Crowdfunding community helping homeless people in Southwark into work wins top award

Staff Reporter (10 December, 2018)

'We believe that they can go on to even greater things and replicate the model in other areas'


A London-based crowdfunding campaign helping homeless people get off the streets and into work has won first place and £30,000 at the London Homelessness Awards, writes Susie Kellie…

Launched in September 2017, Beam began with a simple model: to create a hub that would allow people to make donations to fund training for homeless people looking to get back into employment.

Now, there are more than 2,000 people signed up and helping homeless people.

Currently, 28 members – ex-homeless people supported by Beam – are in training.

Fourteen members successfully passed their training have gone on to work in careers of their choice.

The crowdfunding project won first place at the 2018 Homelessness Awards held in October, including a cash prize of £30,000.

The Homelessness Awards – set up in 1999 – recognise organisations that use innovation, hard work and projects to tackle homelessness.

Chair of the judging panel, Simon Dow, from the London Housing Foundation, said: “The judges were very positive about all of our finalists but in the end felt that Beam had the edge on taking a simple idea and through the use of technology and new media producing a modern and relevant way of connecting potential funders to individuals seeking help.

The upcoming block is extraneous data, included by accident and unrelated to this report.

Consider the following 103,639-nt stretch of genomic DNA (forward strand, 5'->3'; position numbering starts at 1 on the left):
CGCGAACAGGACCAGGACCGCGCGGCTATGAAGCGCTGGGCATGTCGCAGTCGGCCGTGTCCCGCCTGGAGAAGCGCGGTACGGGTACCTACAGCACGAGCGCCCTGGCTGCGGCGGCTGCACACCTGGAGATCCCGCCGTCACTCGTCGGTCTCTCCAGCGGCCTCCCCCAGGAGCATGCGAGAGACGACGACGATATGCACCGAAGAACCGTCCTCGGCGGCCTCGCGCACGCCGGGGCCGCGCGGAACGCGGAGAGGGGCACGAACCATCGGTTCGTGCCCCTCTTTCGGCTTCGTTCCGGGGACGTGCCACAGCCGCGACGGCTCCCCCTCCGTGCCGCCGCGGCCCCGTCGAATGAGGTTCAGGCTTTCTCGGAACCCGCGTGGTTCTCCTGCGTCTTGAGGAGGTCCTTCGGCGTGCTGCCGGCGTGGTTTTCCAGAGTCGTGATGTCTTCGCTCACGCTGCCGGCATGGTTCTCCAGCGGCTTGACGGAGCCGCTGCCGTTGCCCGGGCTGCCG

“We believe that they can go on to even greater things and replicate the model in other areas.”

One in ten of the people whose training is funded by beam live in Southwark, and the project worked closely with charities St. Mungos in Camberwell and Thames Reach in Peckham to find people who would benefit with the scheme.

Joe – homeless for over a decade – was referred by Thames Reach.

Within five days of Joe’s referral he had received help from nineteen supporters and managed to raise £1,132 which went towards funding his training.

The support provided financial stability for Joe until he moved into full-time employment as a crane rigger on the Northern Line extension.

Alex Stephany, Beam Founder and CEO said, “[The money] would allow us to grow our frontline team, allowing more individuals facing homelessness to crowd fund the highest quality training and reach their full potential through rewarding work.”

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